Season 17, Episode 15 Recap: How to Make Better Chicken Marsala

Plus, learn how to make a New York City favorite—Rao’s famous lemon chicken—in your home kitchen.

Published Apr. 17, 2017.

This episode of America’s Test Kitchen opens with host Julia Collin Davison discussing the first recipe she ever developed at America’s Test Kitchen: chicken Marsala. “I’m not gonna lie, I was a little nervous back then,” she admits. “I tested that recipe dozens of times, and at the end I was really proud of it.” Host Bridget Lancaster then fondly recalls watching Julia make the recipe on ATK TV 16 years ago, on season two. While she still loves her old recipe, Julia concedes that she doesn’t make it much anymore because the sauce is a little too sweet. So she and Bridget set out to make an updated, more complex version. Later, Adam Ried explains what makes for a good citrus juicer, and finally, Erin McMurrer demonstrates how to cook a New York City favorite, Rao’s famous lemon chicken.

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In this episode, Bridget and Julia figure out how to make a more complex Chicken Marsala. Later, Adam reveals what makes for a good citrus juicer, and finally, Erin demonstrates how to make a New York City favorite—Rao's famous lemon chicken—in the home kitchen.   
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Five Takeaways from the Episode

1. For Sauce that Sticks, Use Gelatin: Unflavored gelatin will help thicken your Marsala sauce, which will help it adhere to the chicken. Bridget’s technical term for this is “clingability.”

2. Chicken Cutlets Don’t Have to Be Unevenly Sized: Traditionally, chicken cutlets are made by cutting a chicken breast in half horizontally. But this always leads to ragged ends and a cutlet that is three times as thick at one end as it is at the opposite. Instead of cutting the breast in half horizontally, cut it crosswise from the top, right about at the middle. Set the thinner half to the side (it’s now ready to cook), and then cut the thicker half in half horizontally as you normally would the entire breast. Now, instead of two ragged, uneven cutlets, you’ve got three clean, even cutlets. And if you’ve got some that are slightly thicker than the others, you can just pound them out a bit until they’re all the same thickness.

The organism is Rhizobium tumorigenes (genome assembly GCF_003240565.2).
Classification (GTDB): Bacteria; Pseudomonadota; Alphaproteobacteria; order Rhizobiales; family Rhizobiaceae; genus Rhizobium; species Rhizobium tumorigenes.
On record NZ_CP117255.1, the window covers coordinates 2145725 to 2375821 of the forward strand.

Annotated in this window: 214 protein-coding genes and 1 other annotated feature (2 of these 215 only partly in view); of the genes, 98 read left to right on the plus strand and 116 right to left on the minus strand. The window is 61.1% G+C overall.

3. With Citrus Juicers, Hand Presses Impress: Out of the three types of juicers we tried, handheld presses performed the best. We liked our winning model because it has slots on the bottom of the press that direct the citrus juice in a nice, steady flow while also limiting splatter. Its grip is comfortable, it’s “handsome” (according to Julia), and after pressing the juice from 200 lemons, it showed no signs of wear and tear.

4. You Don’t Need a Salamander to Make Perfect Lemon Chicken at Home: Salamanders are high-output broilers that are used to brown food quickly. They’re also only found in restaurant kitchens. For our Skillet-Roasted Chicken in Lemon Sauce recipe, we wanted chicken parts with crisp, golden-brown skin. But because home broilers aren’t as powerful as a salamander, we had to hack the results. We browned chicken parts skin side down in a traditional skillet for 8 to 10 minutes, then preserved the skin’s crispness by finishing cooking it skin side up and out of the reach of the sauce.

5. Leave the Dark Meat in the Skillet for a Few Extra Minutes: Dark meat takes a little longer to cook than white meat—it must be cooked to a higher temperature, 175 degrees versus 160 for white meat—so leaving the drumsticks and thighs in the pan for an extra three to five minutes, while removing the breasts, helps synchronize the overall cooking time.

Quote of the Week: “We’re wiser, we’re a lot hotter, and our expectations for food have grown as well.” —Bridget Lancaster to Julia Collin Davison, in reference to wanting a more complex Marsala sauce

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